On August 1, federal maximum civil penalties will increase significantly per interim final regulatory rules implementing the Federal Civil Penalties Inflation Adjustment Improvements Act of 2015. The United States Environmental Protection Agency (EPA) and the United States Occupational Safety and Health Administration (OSHA) are adjusting their maximum civil penalties with an initial "catch-up" amendment in anticipation of the new maximum civil penalties of up to 150 percent over existing penalty amounts taking effect on August 1, 2016.
Under the interim final rule, the amount of the increase in the maximum penalties EPA may recover is dependent on the regulatory program requirements EPA is enforcing. For example, the rule adjusts the statutory maximum civil penalty for:
Per Table 2 of the interim final rule, EPA is implementing more than 65 maximum penalty increases across the environmental statutes EPA enforces. A link to the revised table is attached here. The increases apply to civil penalties assessed after August 1, 2016 whose associated violations occurred after November 2, 2015. Violations occurring on or before November 2, 2015, as well as assessments made prior to August 1, 2016, will continue to be subject to the civil penalty amounts previously in effect. In determining whether to seek a maximum penalty, consistent with EPA's civil penalty policies that are not changing with the interim final rule, EPA will weigh fact-specific considerations, including the seriousness of the violation, the violator’s good-faith efforts to comply, economic benefit gained by the violator as a result of noncompliance, and a violator’s ability to pay.
OSHA, through its interim final rule, increases its maximum penalties by 78 percent (for inflation from October 1990 to October 2015), effective August 1, 2016 as follows:
The increases in maximum OSHA penalties apply to all penalties assessed after August 1, 2016, whose associated violations occurred after November 2, 2015. Violations occurring on or before November 2, 2015, as well as assessments made prior to August 1, 2016, will continue to be subject to the maximum civil penalties in effect prior to August 1, 2016.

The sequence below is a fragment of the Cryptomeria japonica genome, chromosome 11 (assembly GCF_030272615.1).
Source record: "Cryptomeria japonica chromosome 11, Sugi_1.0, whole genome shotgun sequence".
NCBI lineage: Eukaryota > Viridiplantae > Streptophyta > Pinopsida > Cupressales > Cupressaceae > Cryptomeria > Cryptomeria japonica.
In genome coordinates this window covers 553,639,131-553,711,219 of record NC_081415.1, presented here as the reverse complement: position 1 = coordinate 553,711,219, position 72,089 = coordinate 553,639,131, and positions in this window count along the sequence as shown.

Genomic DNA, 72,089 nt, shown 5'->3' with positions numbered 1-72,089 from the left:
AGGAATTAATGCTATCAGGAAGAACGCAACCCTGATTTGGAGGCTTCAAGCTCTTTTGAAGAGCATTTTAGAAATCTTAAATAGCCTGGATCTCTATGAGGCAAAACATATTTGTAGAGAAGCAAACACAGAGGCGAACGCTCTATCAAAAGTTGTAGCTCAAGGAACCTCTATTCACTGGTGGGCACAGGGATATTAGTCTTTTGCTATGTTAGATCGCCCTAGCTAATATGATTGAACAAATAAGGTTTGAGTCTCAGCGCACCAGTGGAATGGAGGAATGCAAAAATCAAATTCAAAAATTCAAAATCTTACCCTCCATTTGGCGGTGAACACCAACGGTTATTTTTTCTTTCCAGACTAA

Should you have any questions regarding either EPA's or OSHA's interim final rule, please feel free to contact any of the attorneys listed in the sidebar.
On Wednesday, March 15, Kate Coffey will be speaking at the 13th Annual Landlord-Tenant Law: Lease Agreements, Defaults, and Collections seminar about laws concerning leasing and condominiums.
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On February 27, Kate Coffey will be speaking at the 5th Annual Landlord-Tenant Law: From Lease to Eviction Seminar for Sterling Education Services, a non-profit continuing legal education company.
Patrick McCarthy and Christopher Stracco are scheduled to speak on Friday, February 10, at the New Jersey Institute of Continuing Legal Education's Annual 2017 Redevelopment Law Institute at the Renaissance Woodbridge Hotel in Iselin, New Jersey.
Florence Davis co-wrote an article entitled "Taming the Duck--Distributed Energy Resource Solutions to Renewable Energy Integration," for Bloomberg BNA's Daily Environment Report.
Day Pitney partners Marie Bertrand and Michael Byrne have been named Fellows of the American College of Mortgage Attorneys.
Michael P. Byrne was mentioned in an article, "Day Pitney, Greenberg Traurig Steer $130M NYC Loan," in Law360.
Barbara Freedman Wand was quoted in the article "Banks Explore Multiple Avenues For Community Investment," in The Commercial Record.
Harold Blinderman was quoted in an article, "Coal Co.'s Win Won't Diminish EPA's Regulatory Clout," in Law360. In the article, he discusses the significance of the case, Murray Energy Corporation et al v. Administrator of Environmental Protection Agency, in which the federal District Court for the Northern District of West Virginia granted summary judgment to Murray Energy.
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